It appears that for the first time in recent memory, California’s primary election will matter in the selection of the Republican presidential candidate, and possibly in the Democrat race as well. This possibility will more than likely result in a much higher than normal voter turnout as citizens want to have input in the choice of the candidates of the highest elected position in the country, the President of the United States! To ensure that all citizens have the opportunity to vote for their candidate of choice, it is time to clarify what has become a very confusing procedure related to the top-two open primary in California, particularly for Decline to State voters. Even though Proposition 14, passed in 2010, created a “top two” open primary in California, the presidential primary DOES NOT fall under that provision. The decision regarding who gets to vote in each party’s presidential primary is determined by the state party organizations.
- In California, the American Independent, Libertarian and Democrat parties allow their primary to be “open”, meaning anyone registered with their party or as a Decline to State voter may request their ballot.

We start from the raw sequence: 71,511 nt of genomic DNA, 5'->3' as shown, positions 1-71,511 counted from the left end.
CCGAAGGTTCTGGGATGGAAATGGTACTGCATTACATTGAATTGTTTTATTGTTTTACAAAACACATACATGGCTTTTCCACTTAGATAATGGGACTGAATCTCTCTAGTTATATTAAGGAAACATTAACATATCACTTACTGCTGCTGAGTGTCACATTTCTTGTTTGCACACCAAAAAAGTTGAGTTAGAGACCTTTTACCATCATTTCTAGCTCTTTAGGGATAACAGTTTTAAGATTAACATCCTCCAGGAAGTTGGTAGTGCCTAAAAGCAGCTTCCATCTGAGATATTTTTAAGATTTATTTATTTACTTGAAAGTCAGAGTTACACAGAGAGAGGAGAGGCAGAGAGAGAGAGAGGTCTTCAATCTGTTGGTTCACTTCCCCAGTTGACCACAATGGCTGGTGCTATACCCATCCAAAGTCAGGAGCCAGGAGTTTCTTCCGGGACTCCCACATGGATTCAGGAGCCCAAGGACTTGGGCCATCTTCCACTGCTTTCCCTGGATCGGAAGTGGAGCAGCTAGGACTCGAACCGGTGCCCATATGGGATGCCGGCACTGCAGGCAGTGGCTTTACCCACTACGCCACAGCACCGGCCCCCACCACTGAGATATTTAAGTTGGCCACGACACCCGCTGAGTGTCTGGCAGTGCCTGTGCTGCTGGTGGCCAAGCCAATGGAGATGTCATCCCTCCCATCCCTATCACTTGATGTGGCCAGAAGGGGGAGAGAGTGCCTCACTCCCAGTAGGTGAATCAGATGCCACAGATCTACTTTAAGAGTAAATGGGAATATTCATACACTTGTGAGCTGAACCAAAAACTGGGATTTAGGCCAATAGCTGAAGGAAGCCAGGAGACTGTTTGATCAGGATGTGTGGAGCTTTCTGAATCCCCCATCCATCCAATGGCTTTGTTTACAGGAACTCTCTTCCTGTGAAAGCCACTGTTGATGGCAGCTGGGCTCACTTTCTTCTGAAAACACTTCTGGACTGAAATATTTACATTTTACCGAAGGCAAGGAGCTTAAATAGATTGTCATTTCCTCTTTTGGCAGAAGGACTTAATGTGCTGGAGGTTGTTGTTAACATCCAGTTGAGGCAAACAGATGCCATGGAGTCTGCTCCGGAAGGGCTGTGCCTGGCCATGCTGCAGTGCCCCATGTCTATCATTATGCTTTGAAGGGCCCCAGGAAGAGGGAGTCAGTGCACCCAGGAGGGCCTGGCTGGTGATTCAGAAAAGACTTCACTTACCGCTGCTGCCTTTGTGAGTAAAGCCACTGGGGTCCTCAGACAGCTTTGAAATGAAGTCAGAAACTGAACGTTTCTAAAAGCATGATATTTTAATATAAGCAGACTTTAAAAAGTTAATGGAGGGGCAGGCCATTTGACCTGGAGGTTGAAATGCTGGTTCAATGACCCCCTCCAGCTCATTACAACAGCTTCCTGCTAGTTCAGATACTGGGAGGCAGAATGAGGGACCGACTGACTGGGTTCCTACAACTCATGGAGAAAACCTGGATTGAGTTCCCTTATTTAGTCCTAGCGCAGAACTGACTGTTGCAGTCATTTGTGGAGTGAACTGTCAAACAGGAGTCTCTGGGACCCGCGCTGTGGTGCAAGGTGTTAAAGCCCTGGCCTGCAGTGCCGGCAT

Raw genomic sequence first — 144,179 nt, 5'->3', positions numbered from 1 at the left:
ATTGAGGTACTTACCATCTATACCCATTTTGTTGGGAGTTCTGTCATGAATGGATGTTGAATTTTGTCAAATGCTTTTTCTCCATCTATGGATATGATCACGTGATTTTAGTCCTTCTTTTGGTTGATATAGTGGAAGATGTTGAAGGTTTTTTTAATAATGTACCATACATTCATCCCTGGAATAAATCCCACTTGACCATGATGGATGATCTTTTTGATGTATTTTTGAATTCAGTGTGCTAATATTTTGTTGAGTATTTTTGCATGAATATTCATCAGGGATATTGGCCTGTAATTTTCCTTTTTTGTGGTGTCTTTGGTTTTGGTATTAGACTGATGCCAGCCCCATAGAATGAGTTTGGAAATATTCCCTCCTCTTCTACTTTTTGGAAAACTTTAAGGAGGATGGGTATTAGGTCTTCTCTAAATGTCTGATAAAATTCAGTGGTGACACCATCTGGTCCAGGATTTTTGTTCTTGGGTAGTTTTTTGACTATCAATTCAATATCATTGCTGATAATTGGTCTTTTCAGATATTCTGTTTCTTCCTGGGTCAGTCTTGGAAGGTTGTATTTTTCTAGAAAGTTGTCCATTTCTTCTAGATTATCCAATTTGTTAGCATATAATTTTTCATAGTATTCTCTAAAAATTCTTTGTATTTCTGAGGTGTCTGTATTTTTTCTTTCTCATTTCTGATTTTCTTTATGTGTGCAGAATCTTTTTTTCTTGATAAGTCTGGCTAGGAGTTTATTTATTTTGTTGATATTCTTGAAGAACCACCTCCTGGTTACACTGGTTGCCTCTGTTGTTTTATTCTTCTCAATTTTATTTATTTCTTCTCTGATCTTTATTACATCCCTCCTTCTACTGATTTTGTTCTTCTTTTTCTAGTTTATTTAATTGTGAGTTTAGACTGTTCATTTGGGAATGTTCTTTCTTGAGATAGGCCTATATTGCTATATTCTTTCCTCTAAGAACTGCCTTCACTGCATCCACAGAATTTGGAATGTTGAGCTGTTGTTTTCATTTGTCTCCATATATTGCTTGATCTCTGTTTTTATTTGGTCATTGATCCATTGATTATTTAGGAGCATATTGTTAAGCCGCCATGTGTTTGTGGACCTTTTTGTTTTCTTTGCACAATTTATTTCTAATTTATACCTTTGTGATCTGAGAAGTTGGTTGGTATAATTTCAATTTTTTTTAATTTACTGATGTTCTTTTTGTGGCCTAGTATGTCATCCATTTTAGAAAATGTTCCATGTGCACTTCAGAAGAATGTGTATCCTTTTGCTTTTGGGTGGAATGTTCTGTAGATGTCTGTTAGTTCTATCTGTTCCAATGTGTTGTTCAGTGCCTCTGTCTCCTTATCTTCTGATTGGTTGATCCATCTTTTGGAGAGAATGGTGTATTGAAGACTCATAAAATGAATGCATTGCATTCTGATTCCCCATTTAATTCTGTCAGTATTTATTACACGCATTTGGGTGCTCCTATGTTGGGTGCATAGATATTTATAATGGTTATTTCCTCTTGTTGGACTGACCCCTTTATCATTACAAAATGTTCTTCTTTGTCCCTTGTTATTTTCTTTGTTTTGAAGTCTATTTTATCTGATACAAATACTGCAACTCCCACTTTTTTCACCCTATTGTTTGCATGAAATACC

- The other parties, including the Republican Party, conduct a closed primary, meaning that only voters registered with their specific party may vote in their presidential primary.
- Decline to State voters may also request a non-partisan ballot, which will not include any of the presidential candidate options.
The law requires that Decline to State voters be given a choice of ballots.
- Those who vote by mail should receive a notification asking them to make a choice from among the ballots to which they are entitled.
- Those who vote in person must be asked to make the choice at the polls.
- Any Decline to State voter who is handed any ballot without being asked to make that choice should immediately notify the election clerk of the error, and report the oversight to Election Integrity Project.
If Decline to State voters wish to participate in the Republican primary, they must reregister and request a change of party. Those wishing to participate in the Democrat primary need only make that selection when asked, without reregistering. The Deadline for Registering or Re-registering is May 23th Warning: Waiting until May is likely to generate confusion and error. Mail-in ballot voters should re-register long in advance of when the ballots will be mailed out, which will be early in May. Though such changes may be done through the online system, voters would be wise to straighten things out in person at the Registrar of Voters office, just to avoid confusion. If they choose the online option, they should definitely follow up with phone calls. After the primary, voters wishing to resume their Decline to State status may follow the same process and re-register again after the primary. Knowing your choices allows your vote to matter. For questions, contact us at www.electionintegrityproject.com